runs household

Who runs the household in 2017?

Who brings home the bacon in your house? Over 50 per cent of women identify as the main income earner of their household. This is up from 39 per cent in 2006, according to data from a 2016 Roy Morgan survey regarding gender parity in the workforce. With 52 per cent of women being the main breadwinners in their households, Australia is ahead of the curve when compared to other countries.

The US reports 42 per cent of women were in the top earning position in their house (from the Center of American Progress, Dec 2016) while the UK claims 40 per cent (a report from Aegon, Oct 2016). While both of these numbers are on the rise, they don’t show as much progress as we’re seeing here in Australia.

Rise of the female breadwinner

Not all households are the same and this study accounted for different types of living situations. For couples without children, 57 per cent of women are the primary earners. This increased from just 37 per cent in 2006, a pretty drastic climb to take place within a decade.

Breadwinning women who live with a partner and have kids at home have increased from 19 to 33 per cent from 2006 to 2016, another considerable increase meaning that instead of 1 in 5 women putting food on the table, it’s now 1 in 3. Almost all single female parents consider themselves the main earner at 95 per cent (up from 91 in 2006). While this isn’t a huge rise, it should be noted that 91 per cent was a pretty big chunk in the first place – and single parents do tend to carry greater financial responsibility simply by the nature of their living situation.

While the last decade has seemingly provided a platform for women to attain comparative financial independence, it’s still worth noting there is a sizeable difference in income between women and men. In 2006 women’s average income was 73 per cent of that for men, yet over the last decade it has increased to 84 per cent. While the gap still exists, at least it’s on the way towards closing.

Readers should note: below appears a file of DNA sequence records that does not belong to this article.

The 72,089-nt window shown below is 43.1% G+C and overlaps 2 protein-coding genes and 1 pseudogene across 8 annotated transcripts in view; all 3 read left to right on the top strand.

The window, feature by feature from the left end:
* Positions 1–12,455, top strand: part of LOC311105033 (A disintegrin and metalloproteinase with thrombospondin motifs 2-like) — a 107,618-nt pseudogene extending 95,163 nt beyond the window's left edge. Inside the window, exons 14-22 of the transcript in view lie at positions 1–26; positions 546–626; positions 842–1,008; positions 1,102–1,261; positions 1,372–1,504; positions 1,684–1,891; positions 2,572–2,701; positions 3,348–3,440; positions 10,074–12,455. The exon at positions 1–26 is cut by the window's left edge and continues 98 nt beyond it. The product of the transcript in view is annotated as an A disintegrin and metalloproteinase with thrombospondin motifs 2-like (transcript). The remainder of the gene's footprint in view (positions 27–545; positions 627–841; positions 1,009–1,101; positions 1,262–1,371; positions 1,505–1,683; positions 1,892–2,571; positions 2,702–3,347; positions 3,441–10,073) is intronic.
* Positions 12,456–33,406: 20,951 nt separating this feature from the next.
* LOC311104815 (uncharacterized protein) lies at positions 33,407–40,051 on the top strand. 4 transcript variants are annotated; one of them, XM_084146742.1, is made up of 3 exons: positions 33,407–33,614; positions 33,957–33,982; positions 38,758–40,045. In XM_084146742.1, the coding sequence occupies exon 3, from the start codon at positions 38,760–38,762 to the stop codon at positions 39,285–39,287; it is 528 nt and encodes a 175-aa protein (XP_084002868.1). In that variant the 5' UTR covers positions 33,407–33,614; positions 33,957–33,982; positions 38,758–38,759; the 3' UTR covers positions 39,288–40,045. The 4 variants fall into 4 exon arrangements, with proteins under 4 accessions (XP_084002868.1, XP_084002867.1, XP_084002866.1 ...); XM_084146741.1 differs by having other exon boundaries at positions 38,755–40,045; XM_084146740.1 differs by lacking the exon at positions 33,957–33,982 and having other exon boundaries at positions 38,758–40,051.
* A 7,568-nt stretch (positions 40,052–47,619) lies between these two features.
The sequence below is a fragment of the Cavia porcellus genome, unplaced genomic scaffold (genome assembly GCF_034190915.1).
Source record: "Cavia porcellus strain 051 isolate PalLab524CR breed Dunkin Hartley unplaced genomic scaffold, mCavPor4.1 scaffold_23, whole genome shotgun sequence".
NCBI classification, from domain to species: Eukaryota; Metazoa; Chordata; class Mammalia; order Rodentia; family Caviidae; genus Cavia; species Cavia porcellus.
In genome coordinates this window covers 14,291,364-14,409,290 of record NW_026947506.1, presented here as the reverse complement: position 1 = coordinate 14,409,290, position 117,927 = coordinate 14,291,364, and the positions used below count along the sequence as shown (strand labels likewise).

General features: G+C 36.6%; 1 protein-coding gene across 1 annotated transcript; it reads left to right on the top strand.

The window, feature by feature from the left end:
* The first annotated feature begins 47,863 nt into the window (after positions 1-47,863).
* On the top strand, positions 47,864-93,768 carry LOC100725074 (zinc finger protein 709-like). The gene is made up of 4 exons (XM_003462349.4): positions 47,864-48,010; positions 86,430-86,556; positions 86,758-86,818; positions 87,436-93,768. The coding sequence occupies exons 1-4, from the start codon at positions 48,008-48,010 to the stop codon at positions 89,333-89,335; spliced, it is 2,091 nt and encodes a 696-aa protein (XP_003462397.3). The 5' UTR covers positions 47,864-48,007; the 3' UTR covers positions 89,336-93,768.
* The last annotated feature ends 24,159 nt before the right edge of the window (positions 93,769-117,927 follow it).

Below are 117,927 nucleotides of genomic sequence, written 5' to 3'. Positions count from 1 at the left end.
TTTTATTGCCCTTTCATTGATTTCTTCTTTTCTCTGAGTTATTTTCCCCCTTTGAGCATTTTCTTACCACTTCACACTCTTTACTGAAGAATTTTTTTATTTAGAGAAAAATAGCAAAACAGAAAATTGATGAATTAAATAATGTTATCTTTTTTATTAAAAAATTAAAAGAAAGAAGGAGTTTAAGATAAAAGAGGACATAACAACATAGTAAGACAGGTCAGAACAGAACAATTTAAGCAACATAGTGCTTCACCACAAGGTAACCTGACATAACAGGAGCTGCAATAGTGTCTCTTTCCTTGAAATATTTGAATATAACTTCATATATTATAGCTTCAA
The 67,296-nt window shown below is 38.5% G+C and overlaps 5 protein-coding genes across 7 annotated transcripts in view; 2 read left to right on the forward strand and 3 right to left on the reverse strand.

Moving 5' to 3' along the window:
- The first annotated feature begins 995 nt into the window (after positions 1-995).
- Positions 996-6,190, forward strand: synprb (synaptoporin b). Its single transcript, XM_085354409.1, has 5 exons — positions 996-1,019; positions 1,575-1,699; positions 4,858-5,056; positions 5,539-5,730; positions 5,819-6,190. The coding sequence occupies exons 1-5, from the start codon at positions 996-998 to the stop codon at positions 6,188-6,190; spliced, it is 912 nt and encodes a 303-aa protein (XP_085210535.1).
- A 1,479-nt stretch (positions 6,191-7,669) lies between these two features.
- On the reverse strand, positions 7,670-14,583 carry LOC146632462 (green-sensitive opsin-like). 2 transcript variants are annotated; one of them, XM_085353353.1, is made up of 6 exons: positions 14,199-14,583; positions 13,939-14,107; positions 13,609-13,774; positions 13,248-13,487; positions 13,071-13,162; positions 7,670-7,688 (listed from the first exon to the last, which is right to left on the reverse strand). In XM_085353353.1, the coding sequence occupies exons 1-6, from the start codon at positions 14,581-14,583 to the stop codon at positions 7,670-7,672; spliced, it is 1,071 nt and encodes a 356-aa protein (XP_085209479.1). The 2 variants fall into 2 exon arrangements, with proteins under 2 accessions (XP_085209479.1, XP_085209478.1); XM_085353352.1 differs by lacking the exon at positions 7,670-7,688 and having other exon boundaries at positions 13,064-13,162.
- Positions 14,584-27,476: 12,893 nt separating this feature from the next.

House Boss

As the fiscal responsibility is being shared (with what we hope is exponential frequency), so to is the role of “s/he who wears the pants.” A 2015 study from the National Finance Literacy Strategy outlined how women are frequently taking the reigns of household finances. From saving and budgeting, to managing credit card spending and monitoring interest rates where home loans are part of the budget.

This points to a pretty even spread between women and men in terms of financial management in the house. While the number of men who look after the finances has seen only the slightest increase (73 per cent to 74 over the ten year period), women are on the up and up.

Decline of the male breadwinner?

The Roy Morgan study saw little change in the number of men identifying themselves as the primary breadwinner between 2006 and 2016. In some cases, it would appear that both male and female parties consider themselves breadwinner for the same house. It’s difficult to tell whether men identified in this way due traditional family values, or whether women responded in a way that reflected the job they want rather than the one they have.

The most pragmatic view to take of these results would be that of a shared responsibility. Perhaps, in 2017 many couples have avoided the notions of traditional gender roles in order to run their household as a unit. While the number of women managing their family’s finance as well as their average income still approaching that of their male equivalents – only time can really tell. In the meantime, it looks like a team effort is the best way forward.

Male breadwinners might want to prepare for a paradigm shift. Whatever your gender or income, Beyond Bank is always prepared to help with your household finances.



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